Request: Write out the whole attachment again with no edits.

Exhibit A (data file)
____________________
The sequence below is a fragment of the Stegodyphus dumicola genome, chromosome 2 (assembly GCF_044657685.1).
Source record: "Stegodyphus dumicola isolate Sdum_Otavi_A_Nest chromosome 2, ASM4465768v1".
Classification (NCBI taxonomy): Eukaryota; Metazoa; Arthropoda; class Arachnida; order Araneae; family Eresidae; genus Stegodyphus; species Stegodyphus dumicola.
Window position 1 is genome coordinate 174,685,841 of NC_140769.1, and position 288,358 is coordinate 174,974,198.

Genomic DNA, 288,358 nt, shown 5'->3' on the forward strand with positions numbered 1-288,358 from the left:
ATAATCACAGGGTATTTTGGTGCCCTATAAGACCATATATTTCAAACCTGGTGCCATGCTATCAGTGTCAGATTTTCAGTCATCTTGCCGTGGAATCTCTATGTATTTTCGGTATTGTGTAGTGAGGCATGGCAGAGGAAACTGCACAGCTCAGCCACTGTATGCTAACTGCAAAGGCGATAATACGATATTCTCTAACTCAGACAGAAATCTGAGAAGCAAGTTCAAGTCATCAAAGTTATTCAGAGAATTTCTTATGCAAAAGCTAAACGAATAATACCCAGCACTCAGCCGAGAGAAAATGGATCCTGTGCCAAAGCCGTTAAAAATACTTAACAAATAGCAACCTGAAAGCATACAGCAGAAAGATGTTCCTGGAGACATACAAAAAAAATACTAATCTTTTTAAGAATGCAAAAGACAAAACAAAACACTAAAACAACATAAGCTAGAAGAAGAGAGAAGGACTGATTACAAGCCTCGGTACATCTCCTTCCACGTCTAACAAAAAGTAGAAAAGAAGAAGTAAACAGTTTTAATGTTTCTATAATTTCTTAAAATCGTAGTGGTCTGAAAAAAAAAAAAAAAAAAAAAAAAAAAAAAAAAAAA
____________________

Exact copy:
The sequence below is a fragment of the Stegodyphus dumicola genome, chromosome 2 (assembly GCF_044657685.1).
Source record: "Stegodyphus dumicola isolate Sdum_Otavi_A_Nest chromosome 2, ASM4465768v1".
Classification (NCBI taxonomy): Eukaryota; Metazoa; Arthropoda; class Arachnida; order Araneae; family Eresidae; genus Stegodyphus; species Stegodyphus dumicola.
Window position 1 is genome coordinate 174,685,841 of NC_140769.1, and position 288,358 is coordinate 174,974,198.

Genomic DNA, 288,358 nt, shown 5'->3' on the forward strand with positions numbered 1-288,358 from the left:
ATAATCACAGGGTATTTTGGTGCCCTATAAGACCATATATTTCAAACCTGGTGCCATGCTATCAGTGTCAGATTTTCAGTCATCTTGCCGTGGAATCTCTATGTATTTTCGGTATTGTGTAGTGAGGCATGGCAGAGGAAACTGCACAGCTCAGCCACTGTATGCTAACTGCAAAGGCGATAATACGATATTCTCTAACTCAGACAGAAATCTGAGAAGCAAGTTCAAGTCATCAAAGTTATTCAGAGAATTTCTTATGCAAAAGCTAAACGAATAATACCCAGCACTCAGCCGAGAGAAAATGGATCCTGTGCCAAAGCCGTTAAAAATACTTAACAAATAGCAACCTGAAAGCATACAGCAGAAAGATGTTCCTGGAGACATACAAAAAAAATACTAATCTTTTTAAGAATGCAAAAGACAAAACAAAACACTAAAACAACATAAGCTAGAAGAAGAGAGAAGGACTGATTACAAGCCTCGGTACATCTCCTTCCACGTCTAACAAAAAGTAGAAAAGAAGAAGTAAACAGTTTTAATGTTTCTATAATTTCTTAAAATCGTAGTGGTCTGAAAAAAAAAAAAAAAAAAAAAAAAAAAAAAAAAAAA